Jimmy Carter Pats Himself on the Back
In his self-congratulatory Nobel Lecture, the former president proves he's still as naive as ever.
11:00 PM, Dec 10, 2002 • By CLAUDIA WINKLER
IN A NOBEL LECTURE YESTERDAY that is a familiar mixture of personal self-satisfaction and national self-abasement, Jimmy Carter names the greatest challenge in the world today, and it is us: the tragic failure of the wealthiest nations to cure the poverty of the poorest.
Implicitly, the second-greatest problem is also us: our failure to recognize that war is evil and to embrace "the premise that the United Nations is the best avenue for the maintenance of peace."
Let's start with the self-congratulation. Carter begins by noting the "perhaps unique" scope and character of that island of moral sanity, his own Carter Center (a point to which he returns at the end of the speech, where he contrasts the center's noble work with the "terrible absence" in the industrialized world generally "of understanding or concern about those who are enduring lives of despair and hopelessness"). Then he launches one of the speech's themes: the identification of himself with previous Peace Prize winners.
First come "my friends, Anwar Sadat and Yitzhak Rabin." "Like these two heroes," Carter continues, he began his career in the military. Subsequently, he became commander in chief. As president, he extended his "public support and encouragement to Andrei Sakharov," also honored in Oslo for his Carter-like ideals. Woodrow Wilson, Cordell Hull, George C. Marshall, and--Ladies and Gentlemen--the great Mikhail Gorbachev: The former president feels right at home among these statesmen. Other laureates, more like the post-White House Jimmy Carter, showed that "individuals can enhance human rights and wage peace" outside government and "often in opposition to it"--such were Desmond Tutu, Elie Wiesel, Albert Schweitzer, Mother Teresa. If these are his peers, however, there is one figure Carter--with a Democrat's sure instinct for the primacy of racial struggles--singles out for deference, "the greatest leader [his] native state has ever produced," Martin Luther King Jr.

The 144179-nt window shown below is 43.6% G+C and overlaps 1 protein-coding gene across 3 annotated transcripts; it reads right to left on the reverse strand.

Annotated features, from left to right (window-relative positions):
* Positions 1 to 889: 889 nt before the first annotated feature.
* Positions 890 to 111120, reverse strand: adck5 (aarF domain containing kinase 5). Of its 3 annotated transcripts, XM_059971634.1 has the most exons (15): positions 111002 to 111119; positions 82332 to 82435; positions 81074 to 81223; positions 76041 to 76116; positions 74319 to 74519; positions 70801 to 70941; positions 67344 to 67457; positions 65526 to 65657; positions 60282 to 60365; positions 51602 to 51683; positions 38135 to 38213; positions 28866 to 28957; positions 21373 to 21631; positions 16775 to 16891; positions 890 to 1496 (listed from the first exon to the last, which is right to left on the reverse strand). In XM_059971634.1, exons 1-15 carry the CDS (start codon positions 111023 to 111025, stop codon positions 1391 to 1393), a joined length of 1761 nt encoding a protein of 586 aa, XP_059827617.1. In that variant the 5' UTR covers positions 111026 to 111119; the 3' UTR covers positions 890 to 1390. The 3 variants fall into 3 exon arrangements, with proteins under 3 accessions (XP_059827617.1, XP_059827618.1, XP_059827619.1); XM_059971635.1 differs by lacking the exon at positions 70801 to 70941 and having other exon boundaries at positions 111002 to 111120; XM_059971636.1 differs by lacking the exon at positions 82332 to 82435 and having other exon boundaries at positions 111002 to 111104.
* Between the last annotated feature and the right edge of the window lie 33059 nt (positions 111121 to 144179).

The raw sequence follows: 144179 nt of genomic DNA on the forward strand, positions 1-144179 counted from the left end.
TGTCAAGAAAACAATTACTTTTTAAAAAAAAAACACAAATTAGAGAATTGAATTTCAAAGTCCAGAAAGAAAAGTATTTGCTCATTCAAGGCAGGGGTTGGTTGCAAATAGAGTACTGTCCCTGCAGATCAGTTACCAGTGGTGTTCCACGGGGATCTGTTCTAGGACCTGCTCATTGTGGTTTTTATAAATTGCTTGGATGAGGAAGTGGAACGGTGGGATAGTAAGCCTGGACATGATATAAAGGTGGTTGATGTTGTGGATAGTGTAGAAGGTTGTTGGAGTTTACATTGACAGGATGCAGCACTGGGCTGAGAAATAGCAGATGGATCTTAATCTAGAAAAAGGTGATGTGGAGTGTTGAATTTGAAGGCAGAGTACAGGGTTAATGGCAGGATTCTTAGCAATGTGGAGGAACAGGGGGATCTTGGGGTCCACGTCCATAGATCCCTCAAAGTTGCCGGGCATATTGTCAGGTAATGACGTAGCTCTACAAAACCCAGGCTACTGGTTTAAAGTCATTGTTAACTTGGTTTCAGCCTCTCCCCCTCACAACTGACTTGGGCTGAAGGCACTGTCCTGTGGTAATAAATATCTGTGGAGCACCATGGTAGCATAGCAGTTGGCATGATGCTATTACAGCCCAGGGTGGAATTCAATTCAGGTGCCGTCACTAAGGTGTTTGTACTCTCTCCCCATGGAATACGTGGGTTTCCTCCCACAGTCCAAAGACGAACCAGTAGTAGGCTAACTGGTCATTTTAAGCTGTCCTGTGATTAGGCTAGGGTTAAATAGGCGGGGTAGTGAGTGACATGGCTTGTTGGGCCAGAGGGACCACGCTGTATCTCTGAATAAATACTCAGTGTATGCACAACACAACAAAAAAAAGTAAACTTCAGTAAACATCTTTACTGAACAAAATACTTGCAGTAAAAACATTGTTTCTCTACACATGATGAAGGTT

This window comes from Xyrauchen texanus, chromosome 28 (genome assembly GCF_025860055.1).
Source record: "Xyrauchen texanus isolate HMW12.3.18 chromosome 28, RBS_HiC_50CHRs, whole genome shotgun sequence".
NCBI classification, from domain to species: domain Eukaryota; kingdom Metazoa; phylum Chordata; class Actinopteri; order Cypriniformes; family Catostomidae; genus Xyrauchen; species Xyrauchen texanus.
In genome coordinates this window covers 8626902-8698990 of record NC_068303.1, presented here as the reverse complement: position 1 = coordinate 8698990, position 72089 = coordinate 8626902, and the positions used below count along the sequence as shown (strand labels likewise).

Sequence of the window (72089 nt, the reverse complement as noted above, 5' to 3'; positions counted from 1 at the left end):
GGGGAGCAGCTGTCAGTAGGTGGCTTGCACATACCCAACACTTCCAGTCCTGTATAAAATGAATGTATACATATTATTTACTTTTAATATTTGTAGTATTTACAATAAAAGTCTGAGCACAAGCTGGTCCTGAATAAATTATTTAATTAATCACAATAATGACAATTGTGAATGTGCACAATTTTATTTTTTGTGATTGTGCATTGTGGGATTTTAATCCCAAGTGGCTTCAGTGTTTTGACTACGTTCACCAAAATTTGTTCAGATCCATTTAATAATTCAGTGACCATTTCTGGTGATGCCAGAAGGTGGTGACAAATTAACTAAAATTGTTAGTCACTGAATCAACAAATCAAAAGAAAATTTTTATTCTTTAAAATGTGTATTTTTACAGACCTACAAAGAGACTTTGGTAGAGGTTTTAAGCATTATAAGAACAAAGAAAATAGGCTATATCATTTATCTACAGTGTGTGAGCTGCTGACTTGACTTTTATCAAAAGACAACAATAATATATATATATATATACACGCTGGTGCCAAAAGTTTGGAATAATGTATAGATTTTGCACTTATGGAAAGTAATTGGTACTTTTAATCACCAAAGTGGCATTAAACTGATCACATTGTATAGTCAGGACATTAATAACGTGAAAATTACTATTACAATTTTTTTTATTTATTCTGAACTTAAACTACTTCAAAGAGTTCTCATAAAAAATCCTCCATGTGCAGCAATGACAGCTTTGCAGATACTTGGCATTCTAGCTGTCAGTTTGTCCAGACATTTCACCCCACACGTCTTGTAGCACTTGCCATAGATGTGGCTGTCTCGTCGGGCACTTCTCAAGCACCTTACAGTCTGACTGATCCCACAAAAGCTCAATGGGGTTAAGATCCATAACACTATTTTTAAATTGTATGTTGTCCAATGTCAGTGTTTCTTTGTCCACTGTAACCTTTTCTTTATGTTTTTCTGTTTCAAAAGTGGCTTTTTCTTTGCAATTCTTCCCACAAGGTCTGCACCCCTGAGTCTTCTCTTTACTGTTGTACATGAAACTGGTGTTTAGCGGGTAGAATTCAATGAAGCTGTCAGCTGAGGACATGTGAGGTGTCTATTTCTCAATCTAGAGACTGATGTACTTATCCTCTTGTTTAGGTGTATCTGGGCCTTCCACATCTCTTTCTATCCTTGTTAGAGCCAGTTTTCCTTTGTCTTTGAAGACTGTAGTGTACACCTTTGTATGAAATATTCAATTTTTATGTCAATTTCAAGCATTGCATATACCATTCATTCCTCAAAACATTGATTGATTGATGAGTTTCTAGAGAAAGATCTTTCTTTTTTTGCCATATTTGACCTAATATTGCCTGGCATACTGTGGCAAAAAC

As for the lecture on foreign affairs, its core assertion is this airy bit of wishful thinking: "It is clear that global challenges must be met with an emphasis on peace, in harmony with others, with strong alliances and international consensus."
But of course, the challenges exist precisely where there is no consensus--not between Indians and Pakistanis, or Israelis and Palestinians, or Russians and Chechens, or suicidal Islamic extremists and anybody else. Great powers have enemies who do not necessarily play harmoniously with others. Carter, who presided over the Soviet invasion of Afghanistan and the holding of some 60 Americans hostage in revolutionary Iran for 444 days, knows this. Alliances are strong when they have intelligent leadership from those prepared to act, not when they are debating societies or comfortable multilingual bureaucracies whose chief product is paper.
Carter seems not to have lived through the 1990s. His belief that the United Nations can maintain peace flies in the face of the U.N.'s catastrophic passivity before genocide in Bosnia and Rwanda. Indeed, his whole pacifist emphasis (the disclaimers--"War may sometimes be a necessary evil"--ring hollow) seems a flight from reality. Thus, he quotes 1950 Nobel peace laureate Ralph Bunche to the effect that "war begets only conditions that beget further war," a sentiment bizarre and unconvincing coming from a grandson of slaves whom it took a bloody war to free.
There is no doubt that Jimmy Carter's NGO has done praiseworthy humanitarian work in Africa and elsewhere. But neither his naive analysis of world affairs nor his smarmy truisms--"We will not learn how to live together in peace by killing each other's children"--have relevance for the grownups who must plot our course in the world after September 11.
Claudia Winkler is a managing editor at The Weekly Standard.